Makeshift Race Weekend
Race weekend is not just a 96-hour stretch of time. It is not just the hours and days and backyard mega-parties surrounding the Greatest Spectacle in American Sports. It is a MENTALITY. A philosophy, really. It is a way of goddamn life, albeit not a terribly healthy or wise one. Race or no race, parties or no parties, I’m not missing the chance to wear my fanciest Jose Cuervo crop top and a 1979 Larry Bird mustache just because we’re quarantined. No way.
We just need to be creative about it. The path through Race Weekend, after all, is paved with poor decisions, not realism.
And so Race Weekend starts NOW, kids. Fetch me my trusty Carb Day Crocs from the safe. This is how it’s going down this year, in my mind’s eye—which, not unimportantly here, is on the brink of madness.
Noon – Fires a WWII cannon in the backyard, signaling to the neighborhood and God Himself that some serious shit is about to go down. The kids are dressed in Keystone Light boxes and various golf visors, my wife is wearing a way-too-small Tweety Bird bikini and some Oakley wraparounds. They are all greatly annoyed, but so be it. This is my time. I’m in charge, for once.
“Alexa, play some 38 Special real loud!”
[shotgun 2 beers]
The world is healing itself. Or at least my world is. The kids appear genuinely frightened.
2 p.m. – I make the older kids compete for who can change the 2-year-old’s diaper the quickest. It’s as close to a Pit Stop Competition as we’re going to get. Winner gets a Chick-Fil-A milkshake. I don’t really pay attention to it, though, as I eat 58 Jello shots under an elm tree and prepare myself for the MAIN COURSE.
3 p.m. – THE MILLER LITE CARB DAY CONCERT!!! I made a nine-hour playlist many weeks ago containing only the greatest hits of this noble gathering—past, present, and future. Just wonderful, wretched garbage music that fuels all Carb Day grossness: Stone Temple Pilots … Barenaked Ladies … Florida Georgia Line … The BoDeans … Eddie Money … Journey … Kid Rock … Hanson … Poison, and so forth and so on. It is playing at ear-splitting levels. It is a bitchin’, socially non-distant moshpit of the MIND—a make-believe moshpit of one, but only because my family has long since gone inside, off napping or paying bills or doing whatever it is sane people do on Carb Day. Whatever. I RAWK with the REO Speedway memories of Carb Days past, with a smile on my face and a sunburn in my heart, until I fall asleep in a thicket of ivy under the deck.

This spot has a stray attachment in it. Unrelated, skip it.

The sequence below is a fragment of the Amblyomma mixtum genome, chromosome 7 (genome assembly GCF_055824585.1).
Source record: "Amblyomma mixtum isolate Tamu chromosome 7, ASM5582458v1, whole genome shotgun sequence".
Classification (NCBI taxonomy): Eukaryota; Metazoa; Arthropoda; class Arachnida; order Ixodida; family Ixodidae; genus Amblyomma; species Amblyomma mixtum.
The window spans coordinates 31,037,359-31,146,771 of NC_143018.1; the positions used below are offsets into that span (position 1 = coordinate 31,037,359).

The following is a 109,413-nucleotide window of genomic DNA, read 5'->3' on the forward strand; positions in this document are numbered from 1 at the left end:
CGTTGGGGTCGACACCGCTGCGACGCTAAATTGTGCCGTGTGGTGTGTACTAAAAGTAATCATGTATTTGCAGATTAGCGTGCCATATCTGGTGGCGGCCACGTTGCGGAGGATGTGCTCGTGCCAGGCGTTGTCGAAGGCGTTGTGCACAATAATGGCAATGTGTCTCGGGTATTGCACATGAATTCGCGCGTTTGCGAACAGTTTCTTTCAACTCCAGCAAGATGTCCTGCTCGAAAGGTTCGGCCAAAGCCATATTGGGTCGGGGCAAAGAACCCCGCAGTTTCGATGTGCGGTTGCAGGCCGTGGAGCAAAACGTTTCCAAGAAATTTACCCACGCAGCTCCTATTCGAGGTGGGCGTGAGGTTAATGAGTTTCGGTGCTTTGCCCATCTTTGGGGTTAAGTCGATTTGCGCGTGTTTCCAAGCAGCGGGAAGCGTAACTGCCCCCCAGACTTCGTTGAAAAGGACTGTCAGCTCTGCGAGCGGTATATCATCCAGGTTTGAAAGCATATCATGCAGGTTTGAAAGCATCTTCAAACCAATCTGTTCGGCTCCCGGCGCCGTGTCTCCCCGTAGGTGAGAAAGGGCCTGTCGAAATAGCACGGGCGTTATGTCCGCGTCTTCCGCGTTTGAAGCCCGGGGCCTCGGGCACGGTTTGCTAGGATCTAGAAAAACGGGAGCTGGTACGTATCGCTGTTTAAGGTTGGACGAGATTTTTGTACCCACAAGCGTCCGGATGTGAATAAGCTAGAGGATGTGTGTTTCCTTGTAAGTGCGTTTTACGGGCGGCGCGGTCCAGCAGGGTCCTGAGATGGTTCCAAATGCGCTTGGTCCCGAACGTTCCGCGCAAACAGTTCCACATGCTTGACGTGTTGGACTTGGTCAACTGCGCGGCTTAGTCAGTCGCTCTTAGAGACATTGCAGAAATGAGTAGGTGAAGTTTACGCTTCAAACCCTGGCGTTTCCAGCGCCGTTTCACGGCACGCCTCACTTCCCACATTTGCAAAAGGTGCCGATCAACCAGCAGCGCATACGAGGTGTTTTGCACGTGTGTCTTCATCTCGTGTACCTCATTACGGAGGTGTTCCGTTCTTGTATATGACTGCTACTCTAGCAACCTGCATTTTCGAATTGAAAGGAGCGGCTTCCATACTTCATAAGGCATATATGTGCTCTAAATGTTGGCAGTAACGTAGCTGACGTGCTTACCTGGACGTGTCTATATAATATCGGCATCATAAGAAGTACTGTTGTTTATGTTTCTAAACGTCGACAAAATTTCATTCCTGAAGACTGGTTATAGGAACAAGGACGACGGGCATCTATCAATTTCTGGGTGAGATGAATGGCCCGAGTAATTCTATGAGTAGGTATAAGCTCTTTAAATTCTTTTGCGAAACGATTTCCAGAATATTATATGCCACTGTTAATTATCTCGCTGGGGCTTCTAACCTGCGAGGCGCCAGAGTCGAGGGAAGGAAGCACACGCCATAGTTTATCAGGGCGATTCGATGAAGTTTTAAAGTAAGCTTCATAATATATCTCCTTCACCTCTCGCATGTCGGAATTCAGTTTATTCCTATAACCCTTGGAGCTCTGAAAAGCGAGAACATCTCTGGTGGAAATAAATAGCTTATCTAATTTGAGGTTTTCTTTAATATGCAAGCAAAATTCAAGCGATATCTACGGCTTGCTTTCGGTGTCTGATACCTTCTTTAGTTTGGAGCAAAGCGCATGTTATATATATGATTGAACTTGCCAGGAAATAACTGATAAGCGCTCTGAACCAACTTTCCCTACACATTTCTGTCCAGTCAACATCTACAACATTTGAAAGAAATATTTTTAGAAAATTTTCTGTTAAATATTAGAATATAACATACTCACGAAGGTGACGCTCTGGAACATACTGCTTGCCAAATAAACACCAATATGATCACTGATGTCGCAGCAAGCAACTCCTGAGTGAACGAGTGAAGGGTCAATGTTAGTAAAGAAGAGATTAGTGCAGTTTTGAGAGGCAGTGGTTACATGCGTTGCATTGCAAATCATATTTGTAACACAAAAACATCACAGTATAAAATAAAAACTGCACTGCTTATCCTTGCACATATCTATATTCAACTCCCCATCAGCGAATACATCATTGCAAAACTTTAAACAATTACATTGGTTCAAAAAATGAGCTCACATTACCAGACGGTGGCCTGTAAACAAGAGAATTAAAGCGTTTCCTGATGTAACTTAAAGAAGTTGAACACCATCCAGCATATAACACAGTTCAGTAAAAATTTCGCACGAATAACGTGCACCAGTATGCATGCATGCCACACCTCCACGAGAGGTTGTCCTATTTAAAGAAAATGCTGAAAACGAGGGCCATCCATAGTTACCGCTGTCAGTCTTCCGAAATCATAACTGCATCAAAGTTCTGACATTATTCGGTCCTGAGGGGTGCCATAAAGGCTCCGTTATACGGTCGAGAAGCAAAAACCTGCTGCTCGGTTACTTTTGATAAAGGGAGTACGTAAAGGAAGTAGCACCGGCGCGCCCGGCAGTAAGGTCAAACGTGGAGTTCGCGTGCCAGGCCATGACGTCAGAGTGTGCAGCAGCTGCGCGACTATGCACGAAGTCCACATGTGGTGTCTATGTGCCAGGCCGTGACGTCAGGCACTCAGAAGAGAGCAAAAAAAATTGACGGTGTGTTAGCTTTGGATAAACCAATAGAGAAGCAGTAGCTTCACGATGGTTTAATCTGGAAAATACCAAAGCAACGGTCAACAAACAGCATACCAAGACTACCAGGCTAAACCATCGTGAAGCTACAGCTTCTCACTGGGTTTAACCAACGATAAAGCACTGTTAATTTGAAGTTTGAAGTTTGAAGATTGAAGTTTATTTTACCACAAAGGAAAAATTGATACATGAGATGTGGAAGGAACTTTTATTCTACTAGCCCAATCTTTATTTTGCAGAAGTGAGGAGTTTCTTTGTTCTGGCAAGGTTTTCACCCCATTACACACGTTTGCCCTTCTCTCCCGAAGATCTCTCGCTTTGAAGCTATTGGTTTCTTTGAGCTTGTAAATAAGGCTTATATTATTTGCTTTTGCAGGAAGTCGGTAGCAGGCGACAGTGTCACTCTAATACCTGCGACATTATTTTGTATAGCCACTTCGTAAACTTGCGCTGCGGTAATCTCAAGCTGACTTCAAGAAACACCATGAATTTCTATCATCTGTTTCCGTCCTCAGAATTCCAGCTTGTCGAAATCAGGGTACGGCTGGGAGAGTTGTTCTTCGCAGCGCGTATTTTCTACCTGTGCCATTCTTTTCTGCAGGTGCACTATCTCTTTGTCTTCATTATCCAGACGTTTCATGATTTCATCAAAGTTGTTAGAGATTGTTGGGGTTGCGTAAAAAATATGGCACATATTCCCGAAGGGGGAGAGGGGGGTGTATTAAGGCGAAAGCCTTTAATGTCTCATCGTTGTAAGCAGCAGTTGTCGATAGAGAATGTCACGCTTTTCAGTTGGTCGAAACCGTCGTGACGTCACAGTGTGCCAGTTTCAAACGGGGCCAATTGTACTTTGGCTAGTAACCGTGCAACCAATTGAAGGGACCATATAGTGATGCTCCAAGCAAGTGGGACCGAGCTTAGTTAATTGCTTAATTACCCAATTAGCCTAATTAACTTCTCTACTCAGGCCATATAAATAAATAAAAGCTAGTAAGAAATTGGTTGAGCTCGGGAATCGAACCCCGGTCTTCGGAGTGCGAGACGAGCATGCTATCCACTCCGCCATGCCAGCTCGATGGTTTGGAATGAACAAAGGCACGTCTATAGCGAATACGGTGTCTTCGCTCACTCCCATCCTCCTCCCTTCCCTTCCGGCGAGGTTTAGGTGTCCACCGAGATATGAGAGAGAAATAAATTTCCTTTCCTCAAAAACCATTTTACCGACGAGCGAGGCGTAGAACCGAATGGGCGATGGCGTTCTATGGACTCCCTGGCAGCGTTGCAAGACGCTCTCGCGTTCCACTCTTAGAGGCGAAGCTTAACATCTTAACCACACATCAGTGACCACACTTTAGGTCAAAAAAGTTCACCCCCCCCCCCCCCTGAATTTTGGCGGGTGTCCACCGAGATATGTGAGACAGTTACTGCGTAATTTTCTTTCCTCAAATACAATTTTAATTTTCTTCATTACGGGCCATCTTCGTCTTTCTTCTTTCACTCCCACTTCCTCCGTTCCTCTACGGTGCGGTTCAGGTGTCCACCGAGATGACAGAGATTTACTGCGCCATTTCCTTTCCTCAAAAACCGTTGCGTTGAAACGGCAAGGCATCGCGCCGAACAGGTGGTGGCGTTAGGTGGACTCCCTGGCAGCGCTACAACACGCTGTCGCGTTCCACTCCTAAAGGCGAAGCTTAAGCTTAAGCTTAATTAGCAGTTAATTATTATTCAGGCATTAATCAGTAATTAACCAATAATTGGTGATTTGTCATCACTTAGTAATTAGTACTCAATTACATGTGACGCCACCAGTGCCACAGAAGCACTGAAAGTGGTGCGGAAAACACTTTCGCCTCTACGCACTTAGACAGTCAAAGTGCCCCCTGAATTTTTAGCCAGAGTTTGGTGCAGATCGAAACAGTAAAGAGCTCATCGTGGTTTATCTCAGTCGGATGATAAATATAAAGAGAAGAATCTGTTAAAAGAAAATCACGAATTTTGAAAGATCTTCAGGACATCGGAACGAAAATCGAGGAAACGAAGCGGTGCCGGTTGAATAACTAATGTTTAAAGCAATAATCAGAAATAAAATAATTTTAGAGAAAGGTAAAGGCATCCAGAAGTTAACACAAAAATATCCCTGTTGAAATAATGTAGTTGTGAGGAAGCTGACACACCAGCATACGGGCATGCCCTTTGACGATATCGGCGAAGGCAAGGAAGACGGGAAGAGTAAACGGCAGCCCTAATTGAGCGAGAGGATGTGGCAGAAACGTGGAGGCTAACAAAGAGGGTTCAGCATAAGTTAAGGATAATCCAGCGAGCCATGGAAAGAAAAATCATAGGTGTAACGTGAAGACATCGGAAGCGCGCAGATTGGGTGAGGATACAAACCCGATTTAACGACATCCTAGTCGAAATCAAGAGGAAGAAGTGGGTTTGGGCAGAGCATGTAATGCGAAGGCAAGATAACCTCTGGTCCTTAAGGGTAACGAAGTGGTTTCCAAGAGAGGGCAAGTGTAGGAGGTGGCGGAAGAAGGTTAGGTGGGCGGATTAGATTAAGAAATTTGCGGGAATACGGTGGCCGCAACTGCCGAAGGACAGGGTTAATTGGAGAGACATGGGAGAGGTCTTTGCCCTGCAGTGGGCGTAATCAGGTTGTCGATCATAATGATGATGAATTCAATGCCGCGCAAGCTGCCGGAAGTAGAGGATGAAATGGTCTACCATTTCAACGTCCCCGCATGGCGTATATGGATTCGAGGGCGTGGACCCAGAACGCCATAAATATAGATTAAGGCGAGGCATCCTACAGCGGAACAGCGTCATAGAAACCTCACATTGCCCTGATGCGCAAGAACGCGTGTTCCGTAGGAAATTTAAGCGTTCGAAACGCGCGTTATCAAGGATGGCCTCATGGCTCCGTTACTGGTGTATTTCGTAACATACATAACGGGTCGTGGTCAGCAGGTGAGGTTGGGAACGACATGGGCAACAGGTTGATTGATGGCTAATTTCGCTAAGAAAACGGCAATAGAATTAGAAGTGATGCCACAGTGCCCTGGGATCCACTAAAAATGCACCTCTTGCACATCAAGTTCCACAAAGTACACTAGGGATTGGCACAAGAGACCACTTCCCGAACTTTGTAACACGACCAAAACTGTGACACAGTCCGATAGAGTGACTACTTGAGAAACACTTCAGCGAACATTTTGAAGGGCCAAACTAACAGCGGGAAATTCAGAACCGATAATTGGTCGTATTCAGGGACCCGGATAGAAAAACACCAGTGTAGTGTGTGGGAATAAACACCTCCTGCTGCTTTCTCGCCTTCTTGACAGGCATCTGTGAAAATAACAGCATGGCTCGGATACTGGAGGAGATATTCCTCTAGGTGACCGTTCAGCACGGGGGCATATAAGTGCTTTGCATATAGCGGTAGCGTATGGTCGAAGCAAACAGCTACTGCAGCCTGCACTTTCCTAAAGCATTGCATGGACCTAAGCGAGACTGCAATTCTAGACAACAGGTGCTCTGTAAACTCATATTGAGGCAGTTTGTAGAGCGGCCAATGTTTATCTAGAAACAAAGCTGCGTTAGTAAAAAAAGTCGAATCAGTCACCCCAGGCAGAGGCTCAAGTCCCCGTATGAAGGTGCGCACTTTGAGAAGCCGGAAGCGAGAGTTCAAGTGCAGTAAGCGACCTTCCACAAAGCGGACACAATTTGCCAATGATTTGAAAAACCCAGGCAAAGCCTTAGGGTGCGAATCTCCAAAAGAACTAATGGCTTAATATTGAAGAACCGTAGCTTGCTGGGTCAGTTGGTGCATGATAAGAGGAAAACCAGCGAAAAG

3 a.m. – Wake up and go inside. To bed.
11 a.m. – Don’t go to some kid’s birthday parade. This is not a day for parades. It is a day for spiritual and physical healing … and also securing your Coke Lot territory, which will have to be a swath of mud near the wood pile in the backyard this year. Very well then. It’s nearly GO TIME, kids.
1– 5:59 p.m. – Rest. Reflect. Hydrate. Pray, out of habit. Fashion a chainmail armor suit from empty Coors Light cans, also out of habit. Eat a carb-heavy meal.
6 p.m. – The kids and I pitch our tents out back. I regale them with fabulous tales of Coke Lots past—the comaraderie and the stabbings and how in 2003 or 2004 a group of innovators in matching Svedka Vodka basketball jerseys built a four-story Splash Mountain replica out of stolen copper gutters and jelly. The kids seem genuinely intrigued and/or horrified. This goes on for hours.
Then the sun begins to set behind the garage. Darkness grows, as does their worry. The sounds of a neighbor kid playing “Hungry Like the Wolf” on a violin come wafting softly through the evening haze. This is as normal as life has felt in ages.
8 a.m. – We survive the Coke Lot night. I wake the kids up from the tent with the military bugle call. Except instead of a bugle, I use a 400-watt JBL speaker. And instead of that military wake-up song, I blast “Pour Some Sugar on Me,” which is the wake-up song you hear in heaven, I bet. It gets the job done.
We meander around a bit for a few hours, make six cubic yards of omelets, and put on the WIBC coverage of whatever race they’re going to play. Maybe it’s the 2006 race, when Sam Hornish Jr. dunked on Marco Andretti’s face down the front straightaway. Hopefully it’s 2013, when Tony Kanaan won. But it hardly matters, because it’s not the same. Not even close. How could it be? The entire Race Weekend way of life is centered around that giddy trip to the track, by car or bike or a 200-horsepower motorized cooler. It is meeting up with old friends and new stories during the calm before the storm, when the day’s possibilities seem endless and you’re not yet DEFCON-1 dehydrated.
There is no calm this year, obviously, because there is no storm. Just a radio broadcast—which will have to do. And with the right mentality, it will. Kind of.